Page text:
New wave of layoffs in Spanish banking sector

In Spain where bank tellers were once legion, the sector is again reeling from thousands more job cuts as a 10-year trend gathers pace due to the ongoing pandemic.

Spanish banking layoffs

Two more big banks announced thousands of layoffs last week with 8,300 jobs to be axed at CaixaBank, or one in five of its staff, and 3,800 at its smaller rival BBVA, accounting for 16 percent of the workforce.

The announcements drew an angry response from Spain’s big unions, the UGT and the Workers’ Union (CCOO), who denounced the cuts as “brutal” and “scandalous”.

Late last year, Banco Santander, Spain’s largest bank, said it would cut 3,500 jobs while Banco Sabadell moved to lay off 1,800 staff.

All of them have made the same argument: that in a context of low-interest rates which is expected to continue, they have to cut costs by reducing the number of branches rendered unnecessary by the growth of online banking.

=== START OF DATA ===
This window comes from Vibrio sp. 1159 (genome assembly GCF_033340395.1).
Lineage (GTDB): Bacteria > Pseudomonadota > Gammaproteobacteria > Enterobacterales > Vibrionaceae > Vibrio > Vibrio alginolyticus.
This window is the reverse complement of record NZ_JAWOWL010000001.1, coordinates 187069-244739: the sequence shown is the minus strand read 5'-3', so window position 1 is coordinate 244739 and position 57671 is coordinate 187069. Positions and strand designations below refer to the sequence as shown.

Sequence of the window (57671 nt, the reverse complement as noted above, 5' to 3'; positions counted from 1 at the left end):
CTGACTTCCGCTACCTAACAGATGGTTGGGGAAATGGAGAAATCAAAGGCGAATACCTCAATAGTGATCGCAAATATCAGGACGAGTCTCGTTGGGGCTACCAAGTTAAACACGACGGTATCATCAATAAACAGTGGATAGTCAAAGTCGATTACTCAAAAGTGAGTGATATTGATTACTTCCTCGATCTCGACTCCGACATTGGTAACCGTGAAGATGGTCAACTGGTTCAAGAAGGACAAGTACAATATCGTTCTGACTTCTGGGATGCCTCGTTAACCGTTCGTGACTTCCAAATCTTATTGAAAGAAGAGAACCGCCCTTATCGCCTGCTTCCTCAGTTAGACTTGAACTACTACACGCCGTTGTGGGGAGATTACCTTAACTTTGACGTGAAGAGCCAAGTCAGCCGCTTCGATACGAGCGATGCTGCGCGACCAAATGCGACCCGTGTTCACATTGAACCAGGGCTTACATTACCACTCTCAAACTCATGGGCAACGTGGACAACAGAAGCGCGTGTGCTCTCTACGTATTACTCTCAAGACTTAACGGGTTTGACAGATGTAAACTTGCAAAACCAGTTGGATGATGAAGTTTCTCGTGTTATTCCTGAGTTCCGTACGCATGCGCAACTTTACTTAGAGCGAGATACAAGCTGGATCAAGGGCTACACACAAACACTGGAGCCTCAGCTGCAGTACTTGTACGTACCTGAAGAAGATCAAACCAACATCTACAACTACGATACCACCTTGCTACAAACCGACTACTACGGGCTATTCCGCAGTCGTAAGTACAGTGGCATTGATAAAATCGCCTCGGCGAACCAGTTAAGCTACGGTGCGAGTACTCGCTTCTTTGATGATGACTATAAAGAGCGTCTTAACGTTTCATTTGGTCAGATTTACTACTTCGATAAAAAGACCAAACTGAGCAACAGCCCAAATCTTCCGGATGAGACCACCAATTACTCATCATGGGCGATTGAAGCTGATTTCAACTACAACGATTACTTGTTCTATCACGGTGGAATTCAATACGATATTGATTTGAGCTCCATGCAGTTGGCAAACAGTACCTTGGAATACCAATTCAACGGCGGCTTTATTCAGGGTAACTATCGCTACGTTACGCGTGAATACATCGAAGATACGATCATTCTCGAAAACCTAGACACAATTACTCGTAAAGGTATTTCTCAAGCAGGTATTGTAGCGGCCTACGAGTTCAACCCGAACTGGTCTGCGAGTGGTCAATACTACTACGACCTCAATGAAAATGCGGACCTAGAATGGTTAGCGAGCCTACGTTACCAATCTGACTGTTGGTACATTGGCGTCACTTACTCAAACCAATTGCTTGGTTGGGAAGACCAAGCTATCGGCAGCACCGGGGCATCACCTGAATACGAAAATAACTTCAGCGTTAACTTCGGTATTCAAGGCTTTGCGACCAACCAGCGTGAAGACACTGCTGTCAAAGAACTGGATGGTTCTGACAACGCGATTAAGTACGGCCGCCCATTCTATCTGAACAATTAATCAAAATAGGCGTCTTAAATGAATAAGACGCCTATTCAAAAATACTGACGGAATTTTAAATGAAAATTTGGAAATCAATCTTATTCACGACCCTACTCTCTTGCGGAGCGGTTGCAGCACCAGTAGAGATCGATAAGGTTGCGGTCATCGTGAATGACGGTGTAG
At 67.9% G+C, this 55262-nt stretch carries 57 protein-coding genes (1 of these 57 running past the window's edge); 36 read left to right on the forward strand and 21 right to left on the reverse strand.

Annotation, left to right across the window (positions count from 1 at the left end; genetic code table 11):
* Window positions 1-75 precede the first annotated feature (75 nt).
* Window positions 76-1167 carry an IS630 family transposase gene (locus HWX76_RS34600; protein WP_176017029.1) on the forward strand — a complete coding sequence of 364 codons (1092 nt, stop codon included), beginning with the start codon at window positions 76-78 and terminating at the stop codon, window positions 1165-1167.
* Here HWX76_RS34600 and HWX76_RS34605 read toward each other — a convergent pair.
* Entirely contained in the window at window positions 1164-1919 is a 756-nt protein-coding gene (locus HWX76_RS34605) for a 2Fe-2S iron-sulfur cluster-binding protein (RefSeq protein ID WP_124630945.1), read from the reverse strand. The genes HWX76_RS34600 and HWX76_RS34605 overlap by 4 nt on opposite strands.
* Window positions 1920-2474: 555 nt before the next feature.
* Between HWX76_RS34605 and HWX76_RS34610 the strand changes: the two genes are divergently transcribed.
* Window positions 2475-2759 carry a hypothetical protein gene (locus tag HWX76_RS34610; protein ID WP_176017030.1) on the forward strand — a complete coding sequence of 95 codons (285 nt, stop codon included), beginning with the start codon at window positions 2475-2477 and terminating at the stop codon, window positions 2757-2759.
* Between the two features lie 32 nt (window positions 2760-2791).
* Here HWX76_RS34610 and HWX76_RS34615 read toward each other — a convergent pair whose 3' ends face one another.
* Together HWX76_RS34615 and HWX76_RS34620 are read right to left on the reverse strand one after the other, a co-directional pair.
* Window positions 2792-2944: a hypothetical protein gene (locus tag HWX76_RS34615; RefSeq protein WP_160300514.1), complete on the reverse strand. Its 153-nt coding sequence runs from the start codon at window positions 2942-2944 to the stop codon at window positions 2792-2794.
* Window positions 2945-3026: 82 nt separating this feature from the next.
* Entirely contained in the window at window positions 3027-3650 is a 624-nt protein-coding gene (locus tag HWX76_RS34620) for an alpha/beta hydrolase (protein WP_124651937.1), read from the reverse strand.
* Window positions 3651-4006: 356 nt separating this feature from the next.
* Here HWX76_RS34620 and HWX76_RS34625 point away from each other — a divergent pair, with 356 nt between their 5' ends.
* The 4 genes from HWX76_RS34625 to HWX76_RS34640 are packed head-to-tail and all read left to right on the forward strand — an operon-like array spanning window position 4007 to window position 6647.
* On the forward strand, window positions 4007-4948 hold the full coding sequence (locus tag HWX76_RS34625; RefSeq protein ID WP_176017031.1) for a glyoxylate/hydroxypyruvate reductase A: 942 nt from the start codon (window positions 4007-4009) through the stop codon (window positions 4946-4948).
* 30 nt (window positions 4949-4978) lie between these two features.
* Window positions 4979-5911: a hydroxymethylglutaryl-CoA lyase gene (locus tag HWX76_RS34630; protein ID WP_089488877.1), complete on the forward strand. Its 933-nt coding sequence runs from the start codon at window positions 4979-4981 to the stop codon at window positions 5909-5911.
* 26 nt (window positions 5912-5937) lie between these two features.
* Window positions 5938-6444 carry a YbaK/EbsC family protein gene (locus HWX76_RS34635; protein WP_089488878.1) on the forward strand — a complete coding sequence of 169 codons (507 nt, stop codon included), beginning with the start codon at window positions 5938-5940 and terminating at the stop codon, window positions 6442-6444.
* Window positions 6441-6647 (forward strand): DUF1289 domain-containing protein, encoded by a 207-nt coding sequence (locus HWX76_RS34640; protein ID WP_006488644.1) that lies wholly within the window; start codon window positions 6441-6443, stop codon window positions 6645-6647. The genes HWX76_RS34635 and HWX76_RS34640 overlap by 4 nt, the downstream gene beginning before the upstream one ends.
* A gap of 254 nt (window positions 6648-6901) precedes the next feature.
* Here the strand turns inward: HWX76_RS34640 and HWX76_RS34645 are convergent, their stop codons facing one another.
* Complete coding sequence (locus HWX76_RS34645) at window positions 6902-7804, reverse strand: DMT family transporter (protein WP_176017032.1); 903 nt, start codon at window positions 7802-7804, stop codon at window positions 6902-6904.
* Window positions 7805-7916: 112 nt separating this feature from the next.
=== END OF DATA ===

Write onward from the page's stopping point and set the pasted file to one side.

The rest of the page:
Online transactions at BBVA have grown by 87 percent over the past two years, while branch-based operations have fallen by 48 percent, the bank said on Thursday.

This bloodletting is not new in Spain: between 2008 and 2019, the sector shed around 100,000 staff – or nearly 40 percent of its employees – after narrowly escaping collapse during a financial crisis when banks only survived thanks to a massive public bailout.


As a wave of consolidation took hold, Spain’s huge network of smaller local banks, which fuelled a property bubble two decades ago by lending willy-nilly, were absorbed by bigger rivals who began slashing staff.

In the past decade, the number of bank branches were cut in half, a report by the Moody’s ratings agency found. “Over the past decade, the Spanish banking system has undergone one of the most profound consolidation processes in Europe,” it said.

Between 2008 and 2019, Spain had the highest number of branch closures and job cuts in Europe, with 48 percent of its branches shuttered compared with a bloc-wide average of 31 percent, and 37 percent of its staff laid off compared with 19 percent in Europe.

“In Spain, the two things we have a lot of are bars and bank branches… but it’s a model that is no longer profitable,” remarked Ricardo Zion, a banking expert at the EAE Business School.